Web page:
Parents must often wonder just how to help their child to make as full a use as possible of all the opportunities that available. We have had some fantastic Eleven Plus Results. In Kent the children sit three papers – covering mathematics as well as verbal and non verbal reasoning. Full marks is represented by a standardised score of 140. One of our boys, in our centre at Dartford, scored 140 on all three papers. Full congratulations to the boy, his teachers at school, our tutor (Jenny) and her assistants. It is the parents, however, who need most praise for affording their child the opportunity to do well.
Sitting down and spending time chatting about examinations is an example of an opportunity.
A different set of opportunities lie in the hands of the teacher and the school. A sympathetic listening head and a caring and involved teacher must help.
Providing the right materials in the form of books, papers, CDs and access to the internet must ensure that the child has the best possible chance.
The magic steps to progress must include making a full analysis of the subject matter.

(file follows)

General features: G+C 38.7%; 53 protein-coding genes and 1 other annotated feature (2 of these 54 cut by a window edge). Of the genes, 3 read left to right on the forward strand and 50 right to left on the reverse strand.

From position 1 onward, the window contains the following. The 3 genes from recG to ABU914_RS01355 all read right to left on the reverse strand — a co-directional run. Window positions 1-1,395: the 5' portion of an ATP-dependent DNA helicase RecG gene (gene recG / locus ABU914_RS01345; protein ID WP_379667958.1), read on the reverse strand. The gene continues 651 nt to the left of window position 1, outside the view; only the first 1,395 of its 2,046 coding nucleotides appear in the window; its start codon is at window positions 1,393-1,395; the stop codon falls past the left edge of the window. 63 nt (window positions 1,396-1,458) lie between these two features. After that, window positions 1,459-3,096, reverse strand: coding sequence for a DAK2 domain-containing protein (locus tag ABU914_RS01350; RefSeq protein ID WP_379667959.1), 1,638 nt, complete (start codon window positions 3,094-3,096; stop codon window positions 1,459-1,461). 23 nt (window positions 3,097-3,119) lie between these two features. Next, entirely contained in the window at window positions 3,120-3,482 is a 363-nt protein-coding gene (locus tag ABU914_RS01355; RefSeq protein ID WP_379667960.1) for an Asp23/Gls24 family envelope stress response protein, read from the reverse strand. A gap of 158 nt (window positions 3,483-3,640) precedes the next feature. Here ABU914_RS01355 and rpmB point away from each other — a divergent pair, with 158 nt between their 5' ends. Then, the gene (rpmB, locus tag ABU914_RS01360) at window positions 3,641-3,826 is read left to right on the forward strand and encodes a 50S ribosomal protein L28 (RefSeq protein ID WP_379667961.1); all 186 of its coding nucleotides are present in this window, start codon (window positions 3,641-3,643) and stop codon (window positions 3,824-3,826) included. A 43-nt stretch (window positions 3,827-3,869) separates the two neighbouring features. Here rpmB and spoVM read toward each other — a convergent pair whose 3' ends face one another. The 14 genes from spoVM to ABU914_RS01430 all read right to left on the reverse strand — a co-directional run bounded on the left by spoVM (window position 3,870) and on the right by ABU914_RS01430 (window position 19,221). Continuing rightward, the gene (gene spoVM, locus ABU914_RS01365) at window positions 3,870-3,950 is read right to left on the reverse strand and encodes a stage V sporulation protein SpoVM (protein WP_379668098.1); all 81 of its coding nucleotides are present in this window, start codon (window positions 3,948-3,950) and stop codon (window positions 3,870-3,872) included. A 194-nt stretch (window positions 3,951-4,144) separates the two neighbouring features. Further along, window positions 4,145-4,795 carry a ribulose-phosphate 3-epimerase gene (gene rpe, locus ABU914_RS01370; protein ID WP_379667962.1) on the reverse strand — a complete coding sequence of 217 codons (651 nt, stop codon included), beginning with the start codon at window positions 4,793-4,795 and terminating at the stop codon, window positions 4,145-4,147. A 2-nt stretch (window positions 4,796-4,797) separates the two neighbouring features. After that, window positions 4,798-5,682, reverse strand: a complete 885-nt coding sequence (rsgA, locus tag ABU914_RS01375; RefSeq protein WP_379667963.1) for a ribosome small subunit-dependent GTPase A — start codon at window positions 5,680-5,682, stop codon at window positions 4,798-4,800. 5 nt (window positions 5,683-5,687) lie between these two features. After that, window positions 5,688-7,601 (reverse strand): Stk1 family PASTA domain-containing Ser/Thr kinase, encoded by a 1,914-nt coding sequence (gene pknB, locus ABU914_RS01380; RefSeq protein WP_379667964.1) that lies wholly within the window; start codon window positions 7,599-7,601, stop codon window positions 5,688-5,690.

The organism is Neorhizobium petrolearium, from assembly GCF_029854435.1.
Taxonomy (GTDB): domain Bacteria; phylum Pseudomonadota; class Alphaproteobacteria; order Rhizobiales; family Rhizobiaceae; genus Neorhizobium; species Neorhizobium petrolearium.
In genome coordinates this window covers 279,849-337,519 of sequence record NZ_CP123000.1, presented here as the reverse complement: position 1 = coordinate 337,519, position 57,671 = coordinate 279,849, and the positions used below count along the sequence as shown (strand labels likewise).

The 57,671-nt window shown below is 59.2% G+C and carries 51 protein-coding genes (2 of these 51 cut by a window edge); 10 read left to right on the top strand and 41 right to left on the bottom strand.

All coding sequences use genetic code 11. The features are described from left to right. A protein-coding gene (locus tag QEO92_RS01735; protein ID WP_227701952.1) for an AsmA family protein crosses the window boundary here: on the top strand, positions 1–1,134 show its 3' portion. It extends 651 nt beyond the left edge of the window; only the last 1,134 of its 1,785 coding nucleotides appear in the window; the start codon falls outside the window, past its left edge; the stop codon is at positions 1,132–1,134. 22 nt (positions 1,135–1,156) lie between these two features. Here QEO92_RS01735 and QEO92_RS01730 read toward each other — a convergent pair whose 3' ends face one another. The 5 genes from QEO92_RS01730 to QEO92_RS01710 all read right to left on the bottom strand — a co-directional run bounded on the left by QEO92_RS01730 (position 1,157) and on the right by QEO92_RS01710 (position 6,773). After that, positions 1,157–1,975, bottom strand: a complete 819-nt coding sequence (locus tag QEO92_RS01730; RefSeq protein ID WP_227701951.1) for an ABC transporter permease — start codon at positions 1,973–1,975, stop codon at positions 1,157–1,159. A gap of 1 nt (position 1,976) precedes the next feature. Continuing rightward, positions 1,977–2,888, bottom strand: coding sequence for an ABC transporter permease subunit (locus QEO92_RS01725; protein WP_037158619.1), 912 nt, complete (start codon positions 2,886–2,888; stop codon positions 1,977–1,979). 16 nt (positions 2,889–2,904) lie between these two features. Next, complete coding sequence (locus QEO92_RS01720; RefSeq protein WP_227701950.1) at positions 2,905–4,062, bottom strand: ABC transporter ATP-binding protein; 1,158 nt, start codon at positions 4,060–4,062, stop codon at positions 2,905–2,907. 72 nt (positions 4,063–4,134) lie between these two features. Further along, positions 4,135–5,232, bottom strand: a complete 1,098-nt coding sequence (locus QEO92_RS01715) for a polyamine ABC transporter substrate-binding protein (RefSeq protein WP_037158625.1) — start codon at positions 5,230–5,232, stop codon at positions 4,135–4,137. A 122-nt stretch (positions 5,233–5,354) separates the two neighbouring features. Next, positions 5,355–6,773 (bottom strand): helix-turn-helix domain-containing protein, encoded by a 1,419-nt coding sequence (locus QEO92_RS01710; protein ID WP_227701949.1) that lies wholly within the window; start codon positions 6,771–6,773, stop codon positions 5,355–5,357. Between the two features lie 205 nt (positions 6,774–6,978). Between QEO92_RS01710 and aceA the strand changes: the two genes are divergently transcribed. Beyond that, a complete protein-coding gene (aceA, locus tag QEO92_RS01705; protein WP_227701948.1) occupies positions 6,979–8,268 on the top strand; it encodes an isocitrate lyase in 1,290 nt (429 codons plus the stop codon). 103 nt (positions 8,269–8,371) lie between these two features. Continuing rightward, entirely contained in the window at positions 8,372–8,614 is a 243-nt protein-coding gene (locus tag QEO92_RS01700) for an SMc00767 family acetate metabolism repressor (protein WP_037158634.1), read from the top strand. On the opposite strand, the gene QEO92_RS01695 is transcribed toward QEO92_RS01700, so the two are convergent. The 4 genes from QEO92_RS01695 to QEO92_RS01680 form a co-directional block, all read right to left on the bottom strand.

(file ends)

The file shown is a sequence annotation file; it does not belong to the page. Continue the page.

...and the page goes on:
Looking carefully at examination requirements is required. Earlier a mother brought in around ten different Eleven Plus books that she had used with her son for the Eleven Plus. Her son had written everything in pencil – and the mother explained that she could rub every thing out and thus reuse the books with her daughter. This was all well and good. The boy, however, had sat an examination covering English, mathematics and verbal reasoning. The girl was to sit an examination which entailed a deep study of verbal and non verbal reasoning. Very little of the work the son had done was relevant.
The parents then have to think about providing the best possible emotional setting. I will always be able to recall the hurt on a girl’s face a few years ago when her parents stood outside the classroom door and wanted to talk. The Eleven Plus examination was the following week. The parents announced that they were separating. They followed with a bald statement that because the mother was going to be living in a smaller house, their daughter would not be sitting the Eleven Plus. It seems that the mother would have to move just outside the zoned area.
The bright, able and intelligent girl stood in stony silence. Events had overtaken her. The decision made by the parents was cataclysmic and unwelcome. I hold to today that she would have earned a place in a grammar school by sheer ability.
We never saw the girl again – or heard from her parents. What did happen in the end? Why didn’t the parents wait another five days to allow their much loved daughter to sit the examination? What happened to the poor parents in this drama? We had known the family for just over a year – and had enjoyed many chats about work, the family holidays and life in general.
There never can be a best time for parents to break up. A few days, however, before a `big’ examination, is possibly not the best possible time. What price opportunity?